Who to carry forward PM’s advice?
A state of media was exposed in front of Prime Minister Sheikh Hasina in her post-Brunei visit press conference at Gano Bhaban in Dhaka on April 26.
A senior television journalist, taking the opportunity of placing questions, raised the issue of television industry. A supplementary question on print media situation was raised by another journalist.
In reply, the Prime Minister advised the media to welcome and be habituated with online with changes in media industry in this digital era. “It’s the influence of time or technology. Such changes will be taking place either by the influence of technology or by modernism,” she said replying to the questioner who said that the print media industry is facing financial problem.
The PM did not keep her statement only to making advice, but also elaborated about the global print media industry.
“Many famous and prestigious newspapers faced closure due to development of technology. Some closed their operation totally, some shifted to only online operation. Many globally famous newspapers stopped their print edition, many operate online edition only. They don’t use papers at all,” she said.
The Prime Minister told the journalists that changes will be taking place due to technology. “Technology open up news window of scopes. It has some negatives aspects, too. But, if we can exploit it properly, there is nothing to be worried.”
The 72-year-old PM’s statement on one side indicates how much the top level of the government is keen to lead the country parallel to the pace of technology and modernism, and on the other side it shows how much our media industry is still lacking in exploiting the full benefits of digital operations in the present world.
If you talk about digital, some people will come up with the complaints of mushrooming of online news sites. It is true that such sites have mushroomed and the number is increasing every day. As internet gives you the scope to run a site even single handedly, the number of sites will increasingly rise. But, it all depends on quality of contents and again the basic of journalism-- ethical practice. If your content is reliable, has timeliness, different from others, even a one-man show can be a top specialised site. A former AOL content developer from Berlin runs a site on jogging and profits by advertisements from companies like Ray Ban, Reebok and Adidas.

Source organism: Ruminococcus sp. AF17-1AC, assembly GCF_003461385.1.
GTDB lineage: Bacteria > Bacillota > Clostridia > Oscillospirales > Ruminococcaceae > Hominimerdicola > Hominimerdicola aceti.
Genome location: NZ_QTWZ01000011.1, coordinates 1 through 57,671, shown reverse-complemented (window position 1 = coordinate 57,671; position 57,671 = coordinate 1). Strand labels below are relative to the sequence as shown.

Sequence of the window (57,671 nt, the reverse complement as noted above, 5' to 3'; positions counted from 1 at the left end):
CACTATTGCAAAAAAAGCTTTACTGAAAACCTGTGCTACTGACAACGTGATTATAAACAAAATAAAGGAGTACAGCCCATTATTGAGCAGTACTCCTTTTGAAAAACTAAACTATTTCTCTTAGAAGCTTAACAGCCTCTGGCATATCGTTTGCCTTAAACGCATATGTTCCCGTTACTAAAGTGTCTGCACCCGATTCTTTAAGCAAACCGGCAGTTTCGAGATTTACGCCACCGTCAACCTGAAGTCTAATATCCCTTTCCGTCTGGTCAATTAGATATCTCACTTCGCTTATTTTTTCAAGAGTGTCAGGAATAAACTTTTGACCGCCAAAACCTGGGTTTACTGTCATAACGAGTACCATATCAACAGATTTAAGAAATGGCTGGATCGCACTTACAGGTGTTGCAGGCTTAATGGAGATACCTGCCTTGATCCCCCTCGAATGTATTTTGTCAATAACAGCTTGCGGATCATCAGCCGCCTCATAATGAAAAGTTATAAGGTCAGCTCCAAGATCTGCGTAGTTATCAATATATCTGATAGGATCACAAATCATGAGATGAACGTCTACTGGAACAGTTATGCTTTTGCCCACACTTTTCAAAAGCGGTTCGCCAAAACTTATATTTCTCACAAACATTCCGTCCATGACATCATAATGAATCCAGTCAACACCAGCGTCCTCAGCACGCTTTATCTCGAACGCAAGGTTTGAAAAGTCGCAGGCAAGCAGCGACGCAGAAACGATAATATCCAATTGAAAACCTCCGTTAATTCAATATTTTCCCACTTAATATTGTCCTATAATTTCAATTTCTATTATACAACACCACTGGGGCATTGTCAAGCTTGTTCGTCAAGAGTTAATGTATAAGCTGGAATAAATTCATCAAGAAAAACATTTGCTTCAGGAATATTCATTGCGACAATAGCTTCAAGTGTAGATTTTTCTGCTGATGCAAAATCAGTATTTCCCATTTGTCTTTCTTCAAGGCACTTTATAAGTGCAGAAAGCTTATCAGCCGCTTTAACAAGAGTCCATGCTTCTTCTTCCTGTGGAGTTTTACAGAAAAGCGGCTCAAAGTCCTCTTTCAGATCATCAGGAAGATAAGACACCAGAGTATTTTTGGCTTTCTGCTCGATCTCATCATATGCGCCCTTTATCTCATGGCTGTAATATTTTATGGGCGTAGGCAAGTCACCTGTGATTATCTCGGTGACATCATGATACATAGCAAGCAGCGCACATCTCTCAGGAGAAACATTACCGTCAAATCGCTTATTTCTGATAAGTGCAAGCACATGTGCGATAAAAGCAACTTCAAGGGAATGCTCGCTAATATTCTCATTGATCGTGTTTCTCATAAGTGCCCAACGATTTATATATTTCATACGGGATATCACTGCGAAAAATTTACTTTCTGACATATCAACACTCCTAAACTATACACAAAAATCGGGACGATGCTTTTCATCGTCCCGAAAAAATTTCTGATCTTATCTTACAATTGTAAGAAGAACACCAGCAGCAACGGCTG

Obviously, your contents have to be that standard to have audiences and attract revenues.
A study shows that the global print media lost its advertisement share from 22.4 percent in 2009 to 10.1 percent in 2019. On the other hand, digital platforms at present have a share of 38.9 percent of global advertisement revenue which was 17.2 percent in 2009. Although the global TV industry is not that affected in terms of revenues (38.3% share in 2009 and 35.9% share in 2019), it is being affected otherwise--people are watching live from smart phones and TV sets are being used to watch contents from other sources like YouTube and Netflix.
Added to that, Bangladesh’s TV industry has more headache. One thing is that they do not get any revenue from the audience and another is that major companies shifted their 30 percent advertisements from TV and newspapers to digital platforms.
Bangladesh’s TV industry perhaps will be able to maintain a standard revenue earnings by having fees from clients if they are able to operate digitally as well as from earnings from digital platforms-- be it their own apps or social media. We are watching that television channels are trying their best. But, what’s about the print media? Yes, they are also focusing more and more on digital operations.
So, mushrooming of news sites is not a problem. Here we can take the number of newspapers right at this moment in Bangladesh. The Prime Minister herself mentioned that the figure is 700. If you do not know names of more than 50, there is no problem if the number of sites is 7,000. At the end of the day, audience is the ultimate judge. They will decide who will exist and who won't.
Here we want to draw attention about a major challenge the online media is going to face in near future. That is skilled manpower. Our journalism departments in different universities have to comprehensively contemplate about developing capable human resources to carry forward journalism in the new era.
Our Prime Minister, who in that press conference on a number of occasions reminded that she is the oldest one in politics, rightly advised the media about the future. But, our universities are not in that line. It is not a matter of obliging, it is a matter of necessity and adaptation to the changes that has been shaping the global news scenario as per the demand of readers and audiences who are consuming news in diverse platforms.
Zahid Newaz Khan is Chief News Editor (CNE) of Channel i and Editor of Channel i Online.